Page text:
U.S. Grand Prix strategy guide

Carpooling with Valtteri Bottas (4:40)

Laurence Edmondson joins Valtteri Bottas on his journey to the Circuit of the Americas and discusses his career, his future and his relationship with team mate Lewis Hamilton. (4:40)

AUSTIN -- The Circuit of the Americas is one of the few tracks on the F1 calendar that promotes overtaking, which not only makes for exciting races but also opens up strategy options.

"Here you need to be 0.8s quicker [per lap] than the car in front [to be able to pass]," Lewis Hamilton explained on Friday. "That's quite low compared to the other circuits. Lots of other circuits you need to be 1.8 seconds faster than the car in front to be able to pass. It's quite often over the one second mark."

As a result, teams may be more inclined to a commit to a two-stop strategy knowing that a driver on fresh tyres will be able use their performance advantage to cut back through the field.

Based on data from Friday practice, Pirelli's F1 racing manager Mario Isola believes a one-stop is just about doable if track temperatures remain low, but the temptation to do something different on a two-stop strategy could see a variation in strategy as the race unfolds. Keep an eye out for cars pitting for a second set of ultra-softs (which is coloured pink this weekend in aid of breast cancer awareness) around lap 18 in order to spot the two-stoppers.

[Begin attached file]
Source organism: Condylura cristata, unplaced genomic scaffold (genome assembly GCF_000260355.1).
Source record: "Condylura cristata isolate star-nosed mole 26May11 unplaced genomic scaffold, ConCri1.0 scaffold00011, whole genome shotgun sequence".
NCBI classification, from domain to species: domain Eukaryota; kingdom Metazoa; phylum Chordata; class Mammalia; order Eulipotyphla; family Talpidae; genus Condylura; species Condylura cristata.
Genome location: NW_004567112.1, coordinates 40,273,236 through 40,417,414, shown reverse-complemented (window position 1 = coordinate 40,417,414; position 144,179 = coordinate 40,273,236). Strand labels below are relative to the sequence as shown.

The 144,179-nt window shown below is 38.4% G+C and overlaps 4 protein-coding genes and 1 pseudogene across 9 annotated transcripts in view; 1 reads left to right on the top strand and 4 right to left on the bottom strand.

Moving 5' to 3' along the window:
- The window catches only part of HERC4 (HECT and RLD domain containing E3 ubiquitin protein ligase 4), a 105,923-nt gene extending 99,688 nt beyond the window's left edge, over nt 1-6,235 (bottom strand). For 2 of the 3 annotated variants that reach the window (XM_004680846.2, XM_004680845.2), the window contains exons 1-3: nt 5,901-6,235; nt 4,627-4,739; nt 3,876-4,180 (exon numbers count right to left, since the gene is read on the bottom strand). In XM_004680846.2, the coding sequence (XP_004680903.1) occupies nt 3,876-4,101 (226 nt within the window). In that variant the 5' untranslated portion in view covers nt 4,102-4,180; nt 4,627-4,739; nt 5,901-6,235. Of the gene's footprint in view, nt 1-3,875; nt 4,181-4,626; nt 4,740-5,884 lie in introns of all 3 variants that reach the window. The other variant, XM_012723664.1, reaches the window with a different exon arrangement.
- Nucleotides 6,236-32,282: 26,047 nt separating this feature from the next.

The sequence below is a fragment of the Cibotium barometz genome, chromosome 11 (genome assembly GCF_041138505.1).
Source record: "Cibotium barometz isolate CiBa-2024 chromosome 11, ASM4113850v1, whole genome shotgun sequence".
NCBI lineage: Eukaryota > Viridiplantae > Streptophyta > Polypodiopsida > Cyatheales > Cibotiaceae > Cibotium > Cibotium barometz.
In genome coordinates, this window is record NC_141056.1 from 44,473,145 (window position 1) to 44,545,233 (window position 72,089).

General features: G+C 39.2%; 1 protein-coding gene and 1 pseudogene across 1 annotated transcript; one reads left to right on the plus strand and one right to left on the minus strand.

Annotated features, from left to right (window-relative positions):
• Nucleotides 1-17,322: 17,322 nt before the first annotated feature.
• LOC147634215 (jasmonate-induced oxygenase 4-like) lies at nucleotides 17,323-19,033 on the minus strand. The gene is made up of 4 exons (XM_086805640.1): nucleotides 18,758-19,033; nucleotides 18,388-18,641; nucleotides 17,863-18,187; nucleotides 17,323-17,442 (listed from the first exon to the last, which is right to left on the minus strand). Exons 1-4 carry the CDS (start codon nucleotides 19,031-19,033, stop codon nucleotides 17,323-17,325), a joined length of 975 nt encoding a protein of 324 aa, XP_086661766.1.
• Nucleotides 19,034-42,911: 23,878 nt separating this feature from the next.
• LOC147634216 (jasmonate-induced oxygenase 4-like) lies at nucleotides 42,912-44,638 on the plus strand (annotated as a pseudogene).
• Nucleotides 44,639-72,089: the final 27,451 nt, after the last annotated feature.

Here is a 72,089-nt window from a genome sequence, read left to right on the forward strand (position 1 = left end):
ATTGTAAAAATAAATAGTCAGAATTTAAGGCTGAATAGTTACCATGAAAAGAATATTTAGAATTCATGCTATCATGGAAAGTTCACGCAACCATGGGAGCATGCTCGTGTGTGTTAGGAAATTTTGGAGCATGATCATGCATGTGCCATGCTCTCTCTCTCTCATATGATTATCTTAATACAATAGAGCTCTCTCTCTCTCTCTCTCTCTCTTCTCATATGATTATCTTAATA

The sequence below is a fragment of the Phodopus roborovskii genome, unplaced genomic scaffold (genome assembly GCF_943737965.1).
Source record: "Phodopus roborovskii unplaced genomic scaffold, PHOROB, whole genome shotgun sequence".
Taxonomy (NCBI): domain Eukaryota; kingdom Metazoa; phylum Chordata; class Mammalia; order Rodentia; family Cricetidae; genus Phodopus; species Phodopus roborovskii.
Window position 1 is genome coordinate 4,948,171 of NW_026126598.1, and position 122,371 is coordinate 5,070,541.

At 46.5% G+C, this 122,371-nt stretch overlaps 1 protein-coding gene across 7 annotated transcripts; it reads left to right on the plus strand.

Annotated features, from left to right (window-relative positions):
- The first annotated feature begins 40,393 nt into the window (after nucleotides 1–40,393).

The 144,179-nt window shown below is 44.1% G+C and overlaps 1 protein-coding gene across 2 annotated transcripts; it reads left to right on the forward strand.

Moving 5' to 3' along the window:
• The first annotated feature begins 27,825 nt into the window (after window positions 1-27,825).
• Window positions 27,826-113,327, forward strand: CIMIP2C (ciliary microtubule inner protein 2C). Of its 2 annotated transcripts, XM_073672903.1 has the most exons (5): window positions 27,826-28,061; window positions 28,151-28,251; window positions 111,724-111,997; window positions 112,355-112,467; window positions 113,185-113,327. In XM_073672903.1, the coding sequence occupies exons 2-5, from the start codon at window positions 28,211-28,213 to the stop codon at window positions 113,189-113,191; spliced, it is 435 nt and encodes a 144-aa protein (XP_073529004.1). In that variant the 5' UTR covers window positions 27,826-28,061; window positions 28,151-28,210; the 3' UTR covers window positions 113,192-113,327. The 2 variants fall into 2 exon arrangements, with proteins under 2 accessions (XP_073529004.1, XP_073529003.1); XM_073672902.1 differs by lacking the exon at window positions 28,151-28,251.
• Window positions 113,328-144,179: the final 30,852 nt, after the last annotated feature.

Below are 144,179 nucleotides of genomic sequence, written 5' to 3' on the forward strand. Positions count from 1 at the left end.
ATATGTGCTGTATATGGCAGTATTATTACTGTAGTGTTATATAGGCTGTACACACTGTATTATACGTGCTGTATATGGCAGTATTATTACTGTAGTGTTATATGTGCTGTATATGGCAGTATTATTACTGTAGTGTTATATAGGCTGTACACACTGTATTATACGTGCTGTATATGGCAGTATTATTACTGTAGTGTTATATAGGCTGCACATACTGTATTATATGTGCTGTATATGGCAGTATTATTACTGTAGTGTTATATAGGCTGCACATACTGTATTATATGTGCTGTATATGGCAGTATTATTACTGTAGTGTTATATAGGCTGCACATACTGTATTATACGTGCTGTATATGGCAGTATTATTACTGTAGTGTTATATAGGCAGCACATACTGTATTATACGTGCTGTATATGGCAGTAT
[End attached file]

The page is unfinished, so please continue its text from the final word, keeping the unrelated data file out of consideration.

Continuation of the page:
The performance gap between new ultra-softs and new super-softs is 0.9s to 1.0s, which should be enough to manufacture an overtaking move on tyre performance alone if a driver takes on a new set of ultra-softs midway through the race.

The soft compound is only 0.7s down on performance compared to the super-soft and could come into play if there is an early Safety Car and teams are looking to make one pit stop through to the end of the race. The soft compound will be particularly attractive if the temperatures climb high in the afternoon as the compound is designed to work in hotter temperatures whereas the super-soft and ultra-soft are low-working range tyres.

Long-run pace from Friday suggests Red Bull could be a real threat, but with Max Verstappen starting from 17th the onus will be on Daniel Ricciardo to take the fight to Mercedes and Ferrari. However, Red Bull's advantage is in the corners, so it will take something special for Ricciardo to overtake following COTA's long back straight. Ferrari's long-run pace is a bit of a mystery, however, as Vettel was limited to just eight laps in second practice.